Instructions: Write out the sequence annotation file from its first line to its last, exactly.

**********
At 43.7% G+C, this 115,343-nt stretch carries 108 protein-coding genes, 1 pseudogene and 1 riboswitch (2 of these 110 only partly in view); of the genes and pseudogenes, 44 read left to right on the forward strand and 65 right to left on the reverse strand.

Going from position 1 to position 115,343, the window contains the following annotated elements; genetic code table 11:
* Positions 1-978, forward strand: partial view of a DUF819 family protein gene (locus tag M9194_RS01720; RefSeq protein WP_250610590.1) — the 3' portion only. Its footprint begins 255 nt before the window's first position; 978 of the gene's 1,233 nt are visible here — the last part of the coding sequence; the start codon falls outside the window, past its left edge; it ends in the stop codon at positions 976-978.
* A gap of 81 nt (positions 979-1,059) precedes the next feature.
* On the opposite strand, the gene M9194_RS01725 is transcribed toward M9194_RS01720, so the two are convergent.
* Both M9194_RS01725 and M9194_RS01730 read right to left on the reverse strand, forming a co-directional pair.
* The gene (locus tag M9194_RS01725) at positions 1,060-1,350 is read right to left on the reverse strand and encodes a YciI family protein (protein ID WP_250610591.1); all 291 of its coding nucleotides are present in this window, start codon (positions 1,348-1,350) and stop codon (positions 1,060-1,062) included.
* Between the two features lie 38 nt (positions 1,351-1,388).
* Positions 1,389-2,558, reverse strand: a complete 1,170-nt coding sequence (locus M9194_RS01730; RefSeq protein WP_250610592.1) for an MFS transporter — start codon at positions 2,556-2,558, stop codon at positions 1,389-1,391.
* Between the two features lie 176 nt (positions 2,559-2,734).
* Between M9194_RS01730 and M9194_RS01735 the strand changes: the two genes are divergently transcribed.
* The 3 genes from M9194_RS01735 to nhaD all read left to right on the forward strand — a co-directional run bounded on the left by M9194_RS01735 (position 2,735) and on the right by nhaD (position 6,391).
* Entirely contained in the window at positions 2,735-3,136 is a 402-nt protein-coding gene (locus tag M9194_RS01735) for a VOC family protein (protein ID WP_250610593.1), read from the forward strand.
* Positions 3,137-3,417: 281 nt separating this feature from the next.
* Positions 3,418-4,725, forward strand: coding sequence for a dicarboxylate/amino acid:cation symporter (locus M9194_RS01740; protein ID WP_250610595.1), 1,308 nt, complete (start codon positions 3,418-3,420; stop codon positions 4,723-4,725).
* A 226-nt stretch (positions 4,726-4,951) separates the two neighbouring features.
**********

At 43.7% G+C, this 115,343-nt stretch carries 108 protein-coding genes, 1 pseudogene and 1 riboswitch (2 of these 110 only partly in view); of the genes and pseudogenes, 44 read left to right on the forward strand and 65 right to left on the reverse strand.

Going from position 1 to position 115,343, the window contains the following annotated elements; genetic code table 11:
* Positions 1-978, forward strand: partial view of a DUF819 family protein gene (locus tag M9194_RS01720; RefSeq protein WP_250610590.1) — the 3' portion only. Its footprint begins 255 nt before the window's first position; 978 of the gene's 1,233 nt are visible here — the last part of the coding sequence; the start codon falls outside the window, past its left edge; it ends in the stop codon at positions 976-978.
* A gap of 81 nt (positions 979-1,059) precedes the next feature.
* On the opposite strand, the gene M9194_RS01725 is transcribed toward M9194_RS01720, so the two are convergent.
* Both M9194_RS01725 and M9194_RS01730 read right to left on the reverse strand, forming a co-directional pair.
* The gene (locus tag M9194_RS01725) at positions 1,060-1,350 is read right to left on the reverse strand and encodes a YciI family protein (protein ID WP_250610591.1); all 291 of its coding nucleotides are present in this window, start codon (positions 1,348-1,350) and stop codon (positions 1,060-1,062) included.
* Between the two features lie 38 nt (positions 1,351-1,388).
* Positions 1,389-2,558, reverse strand: a complete 1,170-nt coding sequence (locus M9194_RS01730; RefSeq protein WP_250610592.1) for an MFS transporter — start codon at positions 2,556-2,558, stop codon at positions 1,389-1,391.
* Between the two features lie 176 nt (positions 2,559-2,734).
* Between M9194_RS01730 and M9194_RS01735 the strand changes: the two genes are divergently transcribed.
* The 3 genes from M9194_RS01735 to nhaD all read left to right on the forward strand — a co-directional run bounded on the left by M9194_RS01735 (position 2,735) and on the right by nhaD (position 6,391).
* Entirely contained in the window at positions 2,735-3,136 is a 402-nt protein-coding gene (locus tag M9194_RS01735) for a VOC family protein (protein ID WP_250610593.1), read from the forward strand.
* Positions 3,137-3,417: 281 nt separating this feature from the next.
* Positions 3,418-4,725, forward strand: coding sequence for a dicarboxylate/amino acid:cation symporter (locus M9194_RS01740; protein ID WP_250610595.1), 1,308 nt, complete (start codon positions 3,418-3,420; stop codon positions 4,723-4,725).
* A 226-nt stretch (positions 4,726-4,951) separates the two neighbouring features.